When it comes to embarking on a virtualization strategy, the order typically goes servers, storage, desktops. But...
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Tom Gainer was more interested in doing what was best for FirstBank Southwest than sticking to the script. The bank's CIO recently made the atypical decision to virtualize desktops and his disaster recovery (DR) environment -- without taking the traditional first step of server virtualization.
Gainer and his five-member IT team spent about two years studying server and desktop virtualization options, even experimenting with virtual servers in a test environment. After running the numbers, the choice was clear -- with virtualized desktops, the Amarillo, Texas-based bank would realize an immediate ROI. The user base was growing, and if the bank didn't virtualize desktops Gainer would also have had to replace aging hardware that couldn't handle a Windows 7 upgrade. His physical servers were relatively new and didn't need a virtualization makeover, he said. A virtual desktop environment, however, would cut both desktop refresh cycles and the staff hours dedicated to supporting it.
"My cost reduction in not having to replace PCs was about $55,000 in the first year alone. You can see how the numbers quickly start to add up over a 3- to 5-year period of time in terms of cost savings," Gainer said. "Overall, it requires less time to recover [virtualized desktops] if we have a problem than it would in a fat-client environment. It's much less time to push out any changes. There's a cost saving in terms of just man-hours in support."
Forging a safe path to virtualized desktops
Last April, after several weeks of beta testing and knowledge gathering, Gainer and his team began a slow rollout of Citrix XenDesktop, one location at a time to each of the bank's nine branches.
"We would virtualize a branch, let it run for two or three weeks, and then we'd add another branch or more users and just kept going that way through 2011," Gainer said. All but 30 of the bank's 225 desktop PCs are now virtualized. The final 30 will be migrated once specific software needs are addressed -- one application is controlled by the Federal Reserve, while others reside on remote servers, for example. Not wanting to jeopardize desktop disaster recovery, he kept his "hybrid fat client" – so called because desktop PCs housed an operating system and antivirus, with applications presented from physical servers running Microsoft Remote Desktop Services in the data center.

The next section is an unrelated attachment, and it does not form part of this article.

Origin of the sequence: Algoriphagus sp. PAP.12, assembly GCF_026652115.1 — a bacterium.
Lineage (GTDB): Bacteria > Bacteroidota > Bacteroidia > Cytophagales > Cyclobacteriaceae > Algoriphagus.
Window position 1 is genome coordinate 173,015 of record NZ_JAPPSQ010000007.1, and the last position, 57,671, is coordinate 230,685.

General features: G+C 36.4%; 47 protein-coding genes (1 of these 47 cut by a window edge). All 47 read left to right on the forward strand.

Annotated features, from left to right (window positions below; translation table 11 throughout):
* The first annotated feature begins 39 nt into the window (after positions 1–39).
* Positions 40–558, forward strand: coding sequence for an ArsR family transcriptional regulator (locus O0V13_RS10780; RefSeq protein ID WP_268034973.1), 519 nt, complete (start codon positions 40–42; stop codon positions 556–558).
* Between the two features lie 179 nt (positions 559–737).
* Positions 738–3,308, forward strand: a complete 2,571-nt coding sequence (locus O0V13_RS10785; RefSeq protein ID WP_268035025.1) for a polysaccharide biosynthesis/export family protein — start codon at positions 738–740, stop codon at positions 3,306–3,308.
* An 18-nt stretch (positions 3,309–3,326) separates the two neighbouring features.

"When we started to virtualize our desktops, we used a Citrix lockdown tool -- a little piece of software we remotely loaded on the desktop that basically disabled the OS and allowed the machine to run in a virtual environment," Gainer said. Installing the tool allowed end users the ability to work in the virtual environment. But if a disaster happened, he could quickly and remotely remove the lockout tool allowing the desktops to immediately return to the old production environment.
More on virtualization
"I basically had the best of two worlds: I had a virtual desktop world that people were on, day in and day out, but I kept my disaster recovery strategy intact in case the bank had to leverage it in the event of a disaster," Gainer said.
With this safety net in place, he wasn't under pressure to simultaneously introduce virtualized desktops to his DR backup site and the production environment.
"I didn't want to install virtualization in my DR site until we were well-versed in all of the nuances of how to support a virtual desktop in a production environment," Gainer said. "I always knew if I had a problem in production, I could go back to my old platform in my DR site. So in the back of my mind, I always had that security."
Let us know what you think about the story; email Karen Goulart, Features Writer.